Employee Spotlight: Deepa Pandia



Deepa Pandia, Ph.D., Technical Lead Auditor – QMS, MDD, MDR, MDSAP, Non-Active Medical Devices at TÜV SÜD AmericaDeepa Pandia, Ph.D.

Technical Lead Auditor – QMS, MDD, MDR, MDSAP, Non-active Medical Devices at TÜV SÜD America

#FutureInYourHands – This motto properly describes how TÜV SÜD empowers its employees. It’s best to hear from TÜV SÜD executives and staff members what their personal experiences are working for TÜV SÜD.

Can you describe your role within TÜV SÜD?
I work in Medical and Healthcare Services (MHS) as a Technical Lead Auditor for medical devices. I’m a point person for many clients to support their conformity assessments, assessing medical device manufacturers on behalf of governing bodies for quality management systems and product quality/safety via manufacturing facility audits.

What do you enjoy most about your role?
I enjoy the pace; it’s very fast-paced. There’s a lot to learn about our internal tools, what we need to do to help our clients comply with the regulatory schemes, what compliance means for them and the overall impact conformity assessment has on our community.

We are a very matrixed organization, so I also like the collaboration that comes with that. I enjoy working with clients, regulatory bodies and internal clients.

How did you choose this career path?
There were a lot of factors in place that led me down this career path. The most impactful was when I was about seven years old, my father was injured in an accident. His injury showed me the importance of regulating medical devices for quality and safety. My father’s treatment and recovery experience drew me towards the field of medicine and engineering. I pursued Bachelor’s, Master’s, and Ph.D. degrees in the engineering field, and a career in the medical device industry. My mother, good teachers at school and international educational experience also influenced my choice of this career path.

I began in medical device research and development (R&D). The hands-on experience that I gained through the R&D side of medical devices led me to the compliance side of the field, and it made me feel comfortable taking on my current role. Having the experience seeing a medical device evolve from a concept to a finished product has helped me in my role at TÜV SÜD. When I conduct conformity assessments, I know what I’m looking for and where to find those pieces in a manufacturer's quality management system.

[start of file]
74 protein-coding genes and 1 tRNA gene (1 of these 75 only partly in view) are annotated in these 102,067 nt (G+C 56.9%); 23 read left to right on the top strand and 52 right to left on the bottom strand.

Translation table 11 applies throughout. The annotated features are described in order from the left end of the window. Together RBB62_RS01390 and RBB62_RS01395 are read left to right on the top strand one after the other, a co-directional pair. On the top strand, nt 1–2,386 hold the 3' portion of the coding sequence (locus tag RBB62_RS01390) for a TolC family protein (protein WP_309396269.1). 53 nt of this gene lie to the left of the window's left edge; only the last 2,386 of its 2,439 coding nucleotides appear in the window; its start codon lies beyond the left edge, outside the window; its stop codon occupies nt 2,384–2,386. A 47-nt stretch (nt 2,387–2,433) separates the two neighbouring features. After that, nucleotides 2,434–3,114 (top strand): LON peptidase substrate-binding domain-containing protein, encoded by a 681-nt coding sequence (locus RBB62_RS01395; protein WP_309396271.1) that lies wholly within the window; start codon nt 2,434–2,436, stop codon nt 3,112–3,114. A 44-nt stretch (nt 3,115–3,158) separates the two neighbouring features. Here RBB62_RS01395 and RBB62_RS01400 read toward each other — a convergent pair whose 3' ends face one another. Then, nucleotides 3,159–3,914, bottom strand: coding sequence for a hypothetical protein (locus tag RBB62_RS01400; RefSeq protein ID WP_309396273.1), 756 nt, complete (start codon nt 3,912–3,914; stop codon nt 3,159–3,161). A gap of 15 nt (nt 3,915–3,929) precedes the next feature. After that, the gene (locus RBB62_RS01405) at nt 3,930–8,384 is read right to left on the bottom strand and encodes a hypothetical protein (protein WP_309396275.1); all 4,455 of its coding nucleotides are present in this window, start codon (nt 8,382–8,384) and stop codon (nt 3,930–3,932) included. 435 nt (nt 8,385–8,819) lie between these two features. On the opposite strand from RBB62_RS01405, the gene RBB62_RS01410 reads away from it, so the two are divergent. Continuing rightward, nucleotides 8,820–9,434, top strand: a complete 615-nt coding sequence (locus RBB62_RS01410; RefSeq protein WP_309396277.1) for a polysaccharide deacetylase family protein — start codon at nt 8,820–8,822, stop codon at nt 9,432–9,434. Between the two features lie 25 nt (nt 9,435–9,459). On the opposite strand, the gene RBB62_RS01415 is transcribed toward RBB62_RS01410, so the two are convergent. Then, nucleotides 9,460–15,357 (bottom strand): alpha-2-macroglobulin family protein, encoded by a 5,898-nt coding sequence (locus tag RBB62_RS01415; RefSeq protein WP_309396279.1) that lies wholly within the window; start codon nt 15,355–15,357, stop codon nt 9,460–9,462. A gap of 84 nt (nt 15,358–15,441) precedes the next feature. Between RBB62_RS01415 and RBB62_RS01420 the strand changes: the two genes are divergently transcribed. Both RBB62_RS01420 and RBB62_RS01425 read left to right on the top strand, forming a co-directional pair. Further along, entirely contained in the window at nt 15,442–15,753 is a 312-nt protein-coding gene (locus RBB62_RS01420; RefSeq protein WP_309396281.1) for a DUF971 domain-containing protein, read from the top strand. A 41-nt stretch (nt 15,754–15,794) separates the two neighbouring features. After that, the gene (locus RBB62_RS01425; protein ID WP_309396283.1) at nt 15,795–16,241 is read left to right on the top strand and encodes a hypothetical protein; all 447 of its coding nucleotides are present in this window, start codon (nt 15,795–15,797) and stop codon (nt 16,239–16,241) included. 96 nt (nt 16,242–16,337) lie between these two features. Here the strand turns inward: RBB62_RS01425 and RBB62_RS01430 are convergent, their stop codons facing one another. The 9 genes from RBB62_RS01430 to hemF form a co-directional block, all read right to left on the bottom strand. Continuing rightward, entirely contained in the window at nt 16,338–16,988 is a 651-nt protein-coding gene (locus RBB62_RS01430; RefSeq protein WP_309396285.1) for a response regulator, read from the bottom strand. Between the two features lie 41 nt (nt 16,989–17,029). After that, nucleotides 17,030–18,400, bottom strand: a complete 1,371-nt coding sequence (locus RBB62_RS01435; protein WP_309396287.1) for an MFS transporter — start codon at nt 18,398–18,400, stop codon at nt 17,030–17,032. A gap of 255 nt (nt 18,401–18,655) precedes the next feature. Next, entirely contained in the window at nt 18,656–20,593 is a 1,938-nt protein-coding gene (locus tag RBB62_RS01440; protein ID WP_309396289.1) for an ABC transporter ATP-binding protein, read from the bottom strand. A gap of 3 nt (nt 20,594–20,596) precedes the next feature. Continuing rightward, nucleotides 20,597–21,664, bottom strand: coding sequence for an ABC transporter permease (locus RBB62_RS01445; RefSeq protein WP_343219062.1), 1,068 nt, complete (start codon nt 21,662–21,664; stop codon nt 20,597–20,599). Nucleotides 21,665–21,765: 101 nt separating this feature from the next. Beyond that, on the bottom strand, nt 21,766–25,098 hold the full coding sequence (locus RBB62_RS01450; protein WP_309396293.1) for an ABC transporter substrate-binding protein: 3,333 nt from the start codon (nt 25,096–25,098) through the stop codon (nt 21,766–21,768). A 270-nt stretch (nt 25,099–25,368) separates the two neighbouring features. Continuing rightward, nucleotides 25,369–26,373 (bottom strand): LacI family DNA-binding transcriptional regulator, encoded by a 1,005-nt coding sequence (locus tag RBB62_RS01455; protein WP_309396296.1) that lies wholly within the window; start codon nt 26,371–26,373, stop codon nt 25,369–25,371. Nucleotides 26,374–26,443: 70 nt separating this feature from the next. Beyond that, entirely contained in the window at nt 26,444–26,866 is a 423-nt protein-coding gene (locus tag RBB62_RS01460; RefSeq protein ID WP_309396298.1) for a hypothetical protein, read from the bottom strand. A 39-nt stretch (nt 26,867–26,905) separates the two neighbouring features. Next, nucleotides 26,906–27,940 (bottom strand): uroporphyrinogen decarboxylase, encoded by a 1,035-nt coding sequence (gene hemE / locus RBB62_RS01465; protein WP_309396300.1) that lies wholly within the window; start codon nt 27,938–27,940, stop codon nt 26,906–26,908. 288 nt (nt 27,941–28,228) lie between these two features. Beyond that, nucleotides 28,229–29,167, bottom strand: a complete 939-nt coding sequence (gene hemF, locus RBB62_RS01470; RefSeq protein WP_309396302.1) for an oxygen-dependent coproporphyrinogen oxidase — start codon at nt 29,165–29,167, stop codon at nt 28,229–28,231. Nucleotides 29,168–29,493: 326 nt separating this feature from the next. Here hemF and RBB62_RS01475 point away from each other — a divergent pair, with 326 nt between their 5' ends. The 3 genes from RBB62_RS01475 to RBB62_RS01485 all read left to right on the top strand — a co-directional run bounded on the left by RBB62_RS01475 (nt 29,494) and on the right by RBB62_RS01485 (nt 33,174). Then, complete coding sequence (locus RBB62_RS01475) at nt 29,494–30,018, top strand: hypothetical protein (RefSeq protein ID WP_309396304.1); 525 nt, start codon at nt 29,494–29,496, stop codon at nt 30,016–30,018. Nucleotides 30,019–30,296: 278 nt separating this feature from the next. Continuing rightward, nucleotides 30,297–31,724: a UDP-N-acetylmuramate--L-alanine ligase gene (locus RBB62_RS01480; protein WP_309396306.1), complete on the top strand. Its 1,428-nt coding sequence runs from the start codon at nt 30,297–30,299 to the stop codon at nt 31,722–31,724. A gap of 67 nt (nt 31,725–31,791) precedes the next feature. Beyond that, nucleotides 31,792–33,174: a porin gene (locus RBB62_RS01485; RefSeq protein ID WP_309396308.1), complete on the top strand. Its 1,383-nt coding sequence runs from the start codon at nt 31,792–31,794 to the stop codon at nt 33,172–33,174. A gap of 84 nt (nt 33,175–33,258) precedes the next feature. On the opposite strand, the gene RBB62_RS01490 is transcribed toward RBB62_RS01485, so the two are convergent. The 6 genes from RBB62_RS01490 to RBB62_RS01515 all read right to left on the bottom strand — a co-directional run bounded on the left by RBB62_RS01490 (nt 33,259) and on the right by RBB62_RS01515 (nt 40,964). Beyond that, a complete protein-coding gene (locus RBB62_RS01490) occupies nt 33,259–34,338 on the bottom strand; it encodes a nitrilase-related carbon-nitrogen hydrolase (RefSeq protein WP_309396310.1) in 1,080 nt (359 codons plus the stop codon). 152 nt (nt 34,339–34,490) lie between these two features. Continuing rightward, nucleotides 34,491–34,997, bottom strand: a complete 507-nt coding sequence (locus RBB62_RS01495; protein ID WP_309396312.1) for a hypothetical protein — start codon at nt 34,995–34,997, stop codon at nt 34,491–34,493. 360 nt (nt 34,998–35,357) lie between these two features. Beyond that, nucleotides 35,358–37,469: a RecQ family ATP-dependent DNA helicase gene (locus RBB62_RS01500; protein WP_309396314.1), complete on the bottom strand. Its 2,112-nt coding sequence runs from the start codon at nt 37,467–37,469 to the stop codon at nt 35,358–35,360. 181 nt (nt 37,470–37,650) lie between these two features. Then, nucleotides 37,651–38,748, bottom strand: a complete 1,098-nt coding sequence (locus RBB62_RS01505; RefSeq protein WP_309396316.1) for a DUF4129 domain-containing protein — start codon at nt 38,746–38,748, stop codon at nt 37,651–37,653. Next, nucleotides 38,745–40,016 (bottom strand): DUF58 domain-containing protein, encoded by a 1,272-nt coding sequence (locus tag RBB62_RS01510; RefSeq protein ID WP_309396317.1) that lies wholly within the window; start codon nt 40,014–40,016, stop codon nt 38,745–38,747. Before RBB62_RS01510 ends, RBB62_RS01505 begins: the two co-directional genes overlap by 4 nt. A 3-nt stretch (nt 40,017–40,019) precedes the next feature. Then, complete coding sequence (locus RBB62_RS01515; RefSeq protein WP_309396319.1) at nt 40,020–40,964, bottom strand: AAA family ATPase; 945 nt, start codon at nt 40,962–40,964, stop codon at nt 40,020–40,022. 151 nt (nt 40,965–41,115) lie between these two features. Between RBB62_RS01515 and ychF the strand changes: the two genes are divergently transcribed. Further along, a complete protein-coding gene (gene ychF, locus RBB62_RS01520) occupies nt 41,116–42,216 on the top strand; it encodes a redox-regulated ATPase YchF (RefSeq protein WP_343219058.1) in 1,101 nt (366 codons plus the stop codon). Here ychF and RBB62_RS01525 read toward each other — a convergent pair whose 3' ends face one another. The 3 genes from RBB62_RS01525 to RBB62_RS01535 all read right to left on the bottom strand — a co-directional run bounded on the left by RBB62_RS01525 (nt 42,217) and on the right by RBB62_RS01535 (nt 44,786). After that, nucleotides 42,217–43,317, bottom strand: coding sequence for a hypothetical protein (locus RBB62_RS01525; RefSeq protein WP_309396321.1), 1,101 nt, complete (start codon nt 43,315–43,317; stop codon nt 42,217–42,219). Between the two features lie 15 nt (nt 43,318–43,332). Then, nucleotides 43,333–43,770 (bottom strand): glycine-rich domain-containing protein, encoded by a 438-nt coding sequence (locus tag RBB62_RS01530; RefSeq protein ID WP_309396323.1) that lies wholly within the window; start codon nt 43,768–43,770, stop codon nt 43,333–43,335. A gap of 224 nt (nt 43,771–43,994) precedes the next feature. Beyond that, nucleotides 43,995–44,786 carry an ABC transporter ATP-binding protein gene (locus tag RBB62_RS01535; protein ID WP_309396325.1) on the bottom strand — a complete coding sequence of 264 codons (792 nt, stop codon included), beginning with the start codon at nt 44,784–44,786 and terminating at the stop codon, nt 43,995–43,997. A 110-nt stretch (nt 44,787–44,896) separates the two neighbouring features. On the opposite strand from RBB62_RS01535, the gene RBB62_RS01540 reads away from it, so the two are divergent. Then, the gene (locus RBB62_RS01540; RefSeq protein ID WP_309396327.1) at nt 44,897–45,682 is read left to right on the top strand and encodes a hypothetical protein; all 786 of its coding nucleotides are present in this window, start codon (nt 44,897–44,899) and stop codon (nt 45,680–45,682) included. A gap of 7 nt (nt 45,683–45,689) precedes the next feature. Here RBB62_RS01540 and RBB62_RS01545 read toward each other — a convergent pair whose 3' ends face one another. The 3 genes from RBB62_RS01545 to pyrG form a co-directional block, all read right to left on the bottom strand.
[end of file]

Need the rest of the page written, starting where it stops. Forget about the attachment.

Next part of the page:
Are there any challenges you've faced during your career that have taught you important lessons?
Keeping up with changing regulations in the industry by far has been the most challenging to keep up with. Upskilling to stay current with constant changes at faster pace is necessary to continue to contribute to the community for decades in a row. Learning has been an ongoing process. Information in form of guidelines and publications has become very accessible with technology. Discipline and focus has been key towards continuing to grow in the last decade for me. 

Given your extensive experience in the medical device industry, how do you think the medical device industry will change over the next few years?
The medical device industry is here to stay and grow. With aging population what I expect to see is growth in 5 major areas. In no particular order, I expect to see an increase in industrial technologies innovation to make currently used medical devices more affordable, better in quality and minimally invasive. The second area is synthetic organs/tissue and combination devices. Synthetic tissue and organs are classified as medical devices and combination devices are medical devices combined with human or biological derivatives or pharmaceutical drugs. Third area is in the field of decentralized care where medical devices continue to move from hospital-based use setting to mobilized setting, home based usage, self-care use and telemedicine. Fourth area is demographic-oriented technologies like pediatric technologies, aging-related devices and enhancement/augmentation devices. Lastly, the area of data management and protection. Medical device companies will continue to handle a lot of post market surveillance data requiring vast improvements in cybersecurity, wireless systems and IT infrastructure.

When not working, how do you spend your spare time?
I spend it outdoors with my husband and daughter. We enjoy hiking and bicycling, and anything that will keep us outside. We also like traveling.

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